Plus signs where longitude and latitude lines should be

Hello all. I’m a new user of GMT with very little programming experience but have been running Linux for 12 years. I have an interest in maps, of course.

For whatever reasons when executing the following code…
pscoast -Rg -JG-75/41/4.5i -B15g15 -Dc -A5000 -Gblack -P >

…the lines of longitude and latitude are represented by a plus sign (+). Do you know how I can fix this?

I’m running Ubuntu 18.04 Mate with GMT 5.4.3

Thank you,

Peter Dutton

If you are a new user of GMT you should definitively have started with GMT6. Regarding your question, you probably have some .gmtdefaults file trailing around with a setting to plot crosses instead of grid lines. See the man page of gmtdefaults (I think), or gmt.conf in GMT6.

GMT 6…well installation looks like a nightmare of difficulty for us simple folks.

GMT.conf is also for version 5.4.3

I’m thinking that the lat/long continuous lines are set by GRID_CROSS_SIZE_PRIMARY and SECONDARY

I’ll give it a try but I’m sure I’ll mess it up.

Should not be any harder than GMT5 :slight_smile:

But tell us, what did find so scaring in the installing instructions? (aside from the fact that infinite number of Linux distros lead to long list of choices)

Ubuntu still only doing GMT 5.


GMT 6.0.0 came out in Sept/October so it is only 7 months ago. It would be nice if they were not always so far behind but that is life on Ubuntu.

Yes, gentlemen…only version 5.4.3 is in Ubuntu 18.04 repository (Synaptic Manager).

But, Joaquim, to answer your question about the difficulty of installing GMT 6.

You’re most likely way, way, way more advanced in Linux than I ever will be. Looking at the instructions for “building GMT 6” (since Ubuntu 18.04 installs v. 5) it’s recommended to “build” GMT. That’s way too complex for me to follow as too many dependencies and too many possible ways to wreck the installation.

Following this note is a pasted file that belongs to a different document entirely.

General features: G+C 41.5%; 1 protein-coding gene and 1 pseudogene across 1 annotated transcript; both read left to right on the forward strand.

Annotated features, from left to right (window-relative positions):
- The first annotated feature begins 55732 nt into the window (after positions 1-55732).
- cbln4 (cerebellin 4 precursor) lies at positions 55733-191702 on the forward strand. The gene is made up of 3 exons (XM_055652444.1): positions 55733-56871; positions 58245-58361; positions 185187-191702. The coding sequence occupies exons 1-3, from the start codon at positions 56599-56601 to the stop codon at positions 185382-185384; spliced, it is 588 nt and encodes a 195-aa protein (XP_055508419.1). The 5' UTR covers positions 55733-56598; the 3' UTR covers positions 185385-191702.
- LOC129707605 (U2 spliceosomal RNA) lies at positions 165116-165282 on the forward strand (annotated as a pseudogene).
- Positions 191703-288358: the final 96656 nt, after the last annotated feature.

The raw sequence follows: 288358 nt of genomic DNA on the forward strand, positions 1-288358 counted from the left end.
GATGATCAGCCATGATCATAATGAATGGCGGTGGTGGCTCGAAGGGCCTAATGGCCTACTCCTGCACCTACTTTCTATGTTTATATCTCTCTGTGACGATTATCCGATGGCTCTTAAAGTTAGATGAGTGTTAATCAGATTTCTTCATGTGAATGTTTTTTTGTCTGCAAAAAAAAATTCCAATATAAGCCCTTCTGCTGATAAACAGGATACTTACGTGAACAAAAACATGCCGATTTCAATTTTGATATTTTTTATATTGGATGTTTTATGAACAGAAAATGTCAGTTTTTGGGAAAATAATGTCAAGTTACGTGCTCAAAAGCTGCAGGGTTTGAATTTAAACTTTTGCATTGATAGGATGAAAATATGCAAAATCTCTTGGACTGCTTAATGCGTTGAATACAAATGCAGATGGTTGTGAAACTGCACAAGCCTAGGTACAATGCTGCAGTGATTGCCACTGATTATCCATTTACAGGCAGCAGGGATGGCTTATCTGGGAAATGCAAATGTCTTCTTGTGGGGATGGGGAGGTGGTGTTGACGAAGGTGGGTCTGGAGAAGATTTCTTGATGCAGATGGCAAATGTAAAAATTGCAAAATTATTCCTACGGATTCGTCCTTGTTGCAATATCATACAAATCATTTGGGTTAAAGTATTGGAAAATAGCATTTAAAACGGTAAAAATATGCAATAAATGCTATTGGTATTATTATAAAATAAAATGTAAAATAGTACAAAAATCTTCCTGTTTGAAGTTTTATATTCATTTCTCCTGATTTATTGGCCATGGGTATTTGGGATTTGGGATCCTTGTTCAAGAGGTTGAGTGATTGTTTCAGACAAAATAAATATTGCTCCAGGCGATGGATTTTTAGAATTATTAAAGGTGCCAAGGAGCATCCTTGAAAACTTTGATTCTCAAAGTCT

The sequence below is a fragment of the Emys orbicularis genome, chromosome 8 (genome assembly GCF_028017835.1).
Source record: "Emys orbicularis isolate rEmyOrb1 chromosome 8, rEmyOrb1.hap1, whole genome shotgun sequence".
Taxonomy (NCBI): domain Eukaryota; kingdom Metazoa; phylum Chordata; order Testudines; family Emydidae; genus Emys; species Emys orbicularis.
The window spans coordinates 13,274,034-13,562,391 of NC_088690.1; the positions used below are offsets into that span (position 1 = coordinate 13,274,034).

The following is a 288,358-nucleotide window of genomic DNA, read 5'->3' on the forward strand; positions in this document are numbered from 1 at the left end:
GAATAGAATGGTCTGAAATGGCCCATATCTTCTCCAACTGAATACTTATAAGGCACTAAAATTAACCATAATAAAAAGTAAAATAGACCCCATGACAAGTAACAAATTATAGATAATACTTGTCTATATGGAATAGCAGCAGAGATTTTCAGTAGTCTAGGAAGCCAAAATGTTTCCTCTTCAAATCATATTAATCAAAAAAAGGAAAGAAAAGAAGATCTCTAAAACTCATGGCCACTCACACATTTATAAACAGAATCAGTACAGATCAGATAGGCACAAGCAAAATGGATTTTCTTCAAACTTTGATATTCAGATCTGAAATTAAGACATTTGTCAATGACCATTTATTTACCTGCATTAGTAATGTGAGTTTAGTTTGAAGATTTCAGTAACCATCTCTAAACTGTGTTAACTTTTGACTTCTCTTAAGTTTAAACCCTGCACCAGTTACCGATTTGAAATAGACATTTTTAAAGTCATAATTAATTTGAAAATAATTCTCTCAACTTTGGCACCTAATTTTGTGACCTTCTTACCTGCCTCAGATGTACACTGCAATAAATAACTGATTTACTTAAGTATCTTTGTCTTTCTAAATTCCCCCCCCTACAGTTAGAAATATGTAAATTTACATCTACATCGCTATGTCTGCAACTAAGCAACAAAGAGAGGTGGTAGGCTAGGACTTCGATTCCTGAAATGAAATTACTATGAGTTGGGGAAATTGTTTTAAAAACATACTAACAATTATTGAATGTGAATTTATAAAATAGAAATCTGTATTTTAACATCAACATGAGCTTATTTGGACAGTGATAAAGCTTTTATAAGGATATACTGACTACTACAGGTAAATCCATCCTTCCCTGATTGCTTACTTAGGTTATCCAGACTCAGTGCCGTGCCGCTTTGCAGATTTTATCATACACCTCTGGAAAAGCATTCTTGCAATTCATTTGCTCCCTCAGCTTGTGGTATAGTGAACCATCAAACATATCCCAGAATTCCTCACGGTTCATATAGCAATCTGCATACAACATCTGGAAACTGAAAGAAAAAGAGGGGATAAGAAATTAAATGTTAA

However, I did see something called “homebrew” here-

Supposedly that’ll make installing v 6 easier. I’ll write back with the results.

Results- it was a flop as Homebrew doesn’t support 32 bit installations (mine plus a few vacuum tubes).

Thank you,

Peter Dutton

To tell you a secrete, I can’t stand unix machines for more than 30 minutes. I’m a happy Windows user. But I do build GMT in those tortuous systems time to time.

Homebrew is for Macs but there is a Linuxbrew as well and it should be a very interesting alternative, though I don’t know about 32 bits availability, but why not?

Don’t be scared by the long building instructions. For ubuntu users, you can install all the dependencies using following commands:

# Install required dependencies
sudo apt-get install build-essential cmake libcurl4-gnutls-dev libnetcdf-dev

# Install optional dependencies
sudo apt-get install gdal-bin libgdal-dev libfftw3-dev libpcre3-dev liblapack-dev libblas-dev libglib2.0-dev ghostscript

# to enable movie-making
sudo apt-get install graphicsmagick ffmpeg

# to enable document viewing via gmt docs
sudo apt-get install xdg-utils

If you set MAP_GRID_CROSS_SIZE_PRIMARY and MAP_GRID_CROSS_SIZE_SECONDARY to 0p in your gmt.conf file, that should give you continuous lines as usual.

As an aside, the latest Ubuntu LTS 20.04 Focal Fossa does have GMT 6, see Ubuntu – Details of package gmt in focal.